Deprecated: preg_replace(): The /e modifier is deprecated, use preg_replace_callback instead in /home/traders/public_html/wp-includes/functions-formatting.php on line 76
This is a guest post by Wayne Whaley (CTA):
- January, which is a bell cow for the rest of the year, was down 3.7% (S&P 500).
- Too many in the bullish camp. In early January, the Investors Intelligence numbers showed 3 times as many bullish newsletter editors as bears.
- A few market experts (like Grantham and Claassen), whose work I respect, have taken a cautious market position.
Negative January’s Implication
- Since 1950, the S&P is up 73.3% (44-16) of years for an average gain of 8.7% (excluding dividends).
- If January is up, the odds increase to 89.2% (33-4) for February through December for an average gain of 12.3%.
- If January is down, the odds decrease to 52.2% (12-11) for February through December for an avg loss of -0.08%.
- Up January’s make the rest of the year a high probability bet. Down January’s turn the rest of the year into coin toss.
Bulls will point out that January 2009 was down 8.6% and the remainder of the year was up 35.0%. That is the biggest exception to the January barometer and the reason they ring the bell each morning and play the game. This could be a 2003, where the first month was down modestly (-2.74%) and rest of year was up 30%. But if you are long the market, it would have been more comforting to have had an up January in your hip pocket.
For the statistical details, see the data table below.
Gloomier Seasonal Stats for February
Since 1950, February is 31-29 (51.7%), which is the second worst record of any month. The average monthly return was -0.29%. Of particular interest, Februarys have fared poorly after negatice Januarys. Only 8 of 23 (34.8%) were positive, for an average loss of 1.55%. Recall February of 2009, ouchy. See data table for the numbers.
Intermediate Bullish Factors:
- Bearishness of the January Barometer is to a large degree offset by First Five Days of January rule. Each of the first five days of 2010 were up for a total gain of 2.68%. If the first five days of the year are positive, the remainder of the year is 29-8 (78.3%) for an average 12.1% gain. And if your still awake, if the first 5 days are up and the month of January is down, the last 11 months are 6-2 for an average 6.46% gain, a fairly normal year.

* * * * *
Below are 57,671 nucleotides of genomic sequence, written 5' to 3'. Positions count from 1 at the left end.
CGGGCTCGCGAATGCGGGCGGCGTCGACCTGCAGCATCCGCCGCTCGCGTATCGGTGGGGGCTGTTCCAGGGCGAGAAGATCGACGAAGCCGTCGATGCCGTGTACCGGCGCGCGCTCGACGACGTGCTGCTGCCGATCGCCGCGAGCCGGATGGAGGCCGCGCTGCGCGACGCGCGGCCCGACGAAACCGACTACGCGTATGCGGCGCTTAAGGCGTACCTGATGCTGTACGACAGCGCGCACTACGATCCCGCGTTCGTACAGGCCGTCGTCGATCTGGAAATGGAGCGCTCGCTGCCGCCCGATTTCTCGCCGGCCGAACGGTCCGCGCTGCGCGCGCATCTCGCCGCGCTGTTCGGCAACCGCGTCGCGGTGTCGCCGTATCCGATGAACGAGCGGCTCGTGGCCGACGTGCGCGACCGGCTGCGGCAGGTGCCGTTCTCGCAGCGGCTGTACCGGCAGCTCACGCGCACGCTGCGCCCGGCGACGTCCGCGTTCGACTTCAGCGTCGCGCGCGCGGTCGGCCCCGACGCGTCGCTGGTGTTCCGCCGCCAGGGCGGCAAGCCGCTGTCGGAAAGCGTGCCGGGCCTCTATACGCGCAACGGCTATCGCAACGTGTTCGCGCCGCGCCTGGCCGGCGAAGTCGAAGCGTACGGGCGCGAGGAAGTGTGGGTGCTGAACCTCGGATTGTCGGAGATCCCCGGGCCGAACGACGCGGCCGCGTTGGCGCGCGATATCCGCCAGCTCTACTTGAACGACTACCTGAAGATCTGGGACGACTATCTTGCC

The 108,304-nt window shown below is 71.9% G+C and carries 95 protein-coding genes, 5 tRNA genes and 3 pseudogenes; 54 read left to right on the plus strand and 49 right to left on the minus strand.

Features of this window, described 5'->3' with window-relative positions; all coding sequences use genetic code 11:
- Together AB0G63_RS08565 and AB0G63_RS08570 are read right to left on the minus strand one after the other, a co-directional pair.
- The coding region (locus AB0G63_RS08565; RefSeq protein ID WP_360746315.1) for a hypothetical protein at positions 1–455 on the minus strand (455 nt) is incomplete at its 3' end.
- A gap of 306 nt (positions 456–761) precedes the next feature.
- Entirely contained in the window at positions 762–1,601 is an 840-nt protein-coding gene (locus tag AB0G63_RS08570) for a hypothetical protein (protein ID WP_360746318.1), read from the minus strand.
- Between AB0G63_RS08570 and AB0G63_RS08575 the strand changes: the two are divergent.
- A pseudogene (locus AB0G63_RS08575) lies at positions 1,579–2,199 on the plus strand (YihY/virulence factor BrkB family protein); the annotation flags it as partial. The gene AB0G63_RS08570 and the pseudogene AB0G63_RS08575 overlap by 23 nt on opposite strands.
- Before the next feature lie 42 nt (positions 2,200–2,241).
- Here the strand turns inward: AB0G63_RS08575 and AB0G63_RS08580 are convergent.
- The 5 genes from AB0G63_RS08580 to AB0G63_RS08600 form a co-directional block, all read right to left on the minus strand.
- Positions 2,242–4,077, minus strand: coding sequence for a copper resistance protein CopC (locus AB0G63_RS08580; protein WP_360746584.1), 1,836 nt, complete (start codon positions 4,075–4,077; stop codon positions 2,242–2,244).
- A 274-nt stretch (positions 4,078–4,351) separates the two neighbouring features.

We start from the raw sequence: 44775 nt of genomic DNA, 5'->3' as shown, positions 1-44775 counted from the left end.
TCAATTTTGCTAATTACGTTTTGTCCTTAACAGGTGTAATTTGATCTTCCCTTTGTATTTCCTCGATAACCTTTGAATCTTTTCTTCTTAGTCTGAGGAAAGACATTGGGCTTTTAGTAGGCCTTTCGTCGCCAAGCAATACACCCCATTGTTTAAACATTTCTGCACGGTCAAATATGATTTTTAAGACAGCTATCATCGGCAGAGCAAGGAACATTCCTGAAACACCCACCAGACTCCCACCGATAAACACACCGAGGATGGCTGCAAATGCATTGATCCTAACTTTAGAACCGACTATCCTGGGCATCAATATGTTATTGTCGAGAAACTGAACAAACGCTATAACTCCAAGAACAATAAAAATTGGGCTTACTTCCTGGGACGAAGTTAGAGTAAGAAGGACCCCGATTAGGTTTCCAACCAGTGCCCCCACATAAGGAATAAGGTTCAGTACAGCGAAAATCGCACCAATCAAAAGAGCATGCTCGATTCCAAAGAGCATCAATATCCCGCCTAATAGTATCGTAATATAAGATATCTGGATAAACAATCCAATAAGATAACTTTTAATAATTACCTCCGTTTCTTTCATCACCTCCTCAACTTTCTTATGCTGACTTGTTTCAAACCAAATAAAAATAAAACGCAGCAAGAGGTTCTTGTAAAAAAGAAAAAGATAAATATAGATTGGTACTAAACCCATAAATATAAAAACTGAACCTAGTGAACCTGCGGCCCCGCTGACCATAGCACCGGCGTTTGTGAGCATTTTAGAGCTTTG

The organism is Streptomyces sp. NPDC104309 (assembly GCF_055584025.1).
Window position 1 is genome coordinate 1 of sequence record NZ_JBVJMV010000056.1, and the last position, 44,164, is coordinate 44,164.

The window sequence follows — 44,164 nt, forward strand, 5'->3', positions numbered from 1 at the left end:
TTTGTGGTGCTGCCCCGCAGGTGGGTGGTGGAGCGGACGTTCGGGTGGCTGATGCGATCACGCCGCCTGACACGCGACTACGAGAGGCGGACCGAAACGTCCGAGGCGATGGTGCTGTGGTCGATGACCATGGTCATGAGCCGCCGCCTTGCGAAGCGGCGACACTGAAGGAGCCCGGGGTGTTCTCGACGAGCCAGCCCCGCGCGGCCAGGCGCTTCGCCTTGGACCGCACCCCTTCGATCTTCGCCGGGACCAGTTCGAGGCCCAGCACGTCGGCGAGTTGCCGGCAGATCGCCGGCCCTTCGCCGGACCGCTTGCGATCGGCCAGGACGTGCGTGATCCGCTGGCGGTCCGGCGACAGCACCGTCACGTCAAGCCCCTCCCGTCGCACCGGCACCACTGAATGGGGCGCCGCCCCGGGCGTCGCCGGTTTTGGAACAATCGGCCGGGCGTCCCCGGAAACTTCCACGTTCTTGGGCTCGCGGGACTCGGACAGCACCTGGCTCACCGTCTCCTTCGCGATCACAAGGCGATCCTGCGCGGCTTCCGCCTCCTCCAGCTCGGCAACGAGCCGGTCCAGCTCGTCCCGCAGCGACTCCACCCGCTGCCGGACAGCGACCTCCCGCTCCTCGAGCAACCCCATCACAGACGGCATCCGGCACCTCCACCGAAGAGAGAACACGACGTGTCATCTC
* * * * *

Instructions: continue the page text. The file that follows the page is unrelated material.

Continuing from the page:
- The major capitulation sell off in October of 2008, the magnitude of which are not normally repeated again for several years (minimum 3 years), (see Stock Market Outlook for 2010). This supports the idea, that we are unlikely to have three separate bear markets (2000-02, 2008 and 2010) within a 10 year period.
- Continuing this thought, perusing the financial news and internet sites, you would think the market was 20% off highs, instead of 6.6%. Bearish sentiment shifting quickly. Interesting that 6.6% pullback is referred to as a correction by most. Doesn’t feel like a market top environment.
- Supported by the fact that retail investors have been consistent sellers throughout 2009.
- NDR recent work showing new 52-week highs peaking during the week of January 8th, which historically occurs several months prior to peak in price.
- Federal Reserve publicly committed to keeping fed funds near zero for foreseeable future.
- Index of Leading Economic Indicators (LEI) have been up 9 months in a row. Although, LEI strength has not always led to higher equity prices, I’m inclined to interpret as bullish coming out of a questionable economic environment where earnings are in question. Geez, nice GDP numbers.
Note to Self:
Current pullback will likely develop into the double digit correction that we had called for in first half of 2010. But don’t give up on the market’s intermediate prospects; out of precaution, personal portfolio has been moved from “Aggressive” to “Normal” risk exposure. Look for some opportunities to take some trading shorts in February. However, not many were looking for the inevitable correction to occur in January, and February could easily defy odds as well. But we have to respect history to some degree.
Enjoyed this? Don't miss the next one, grab the feed or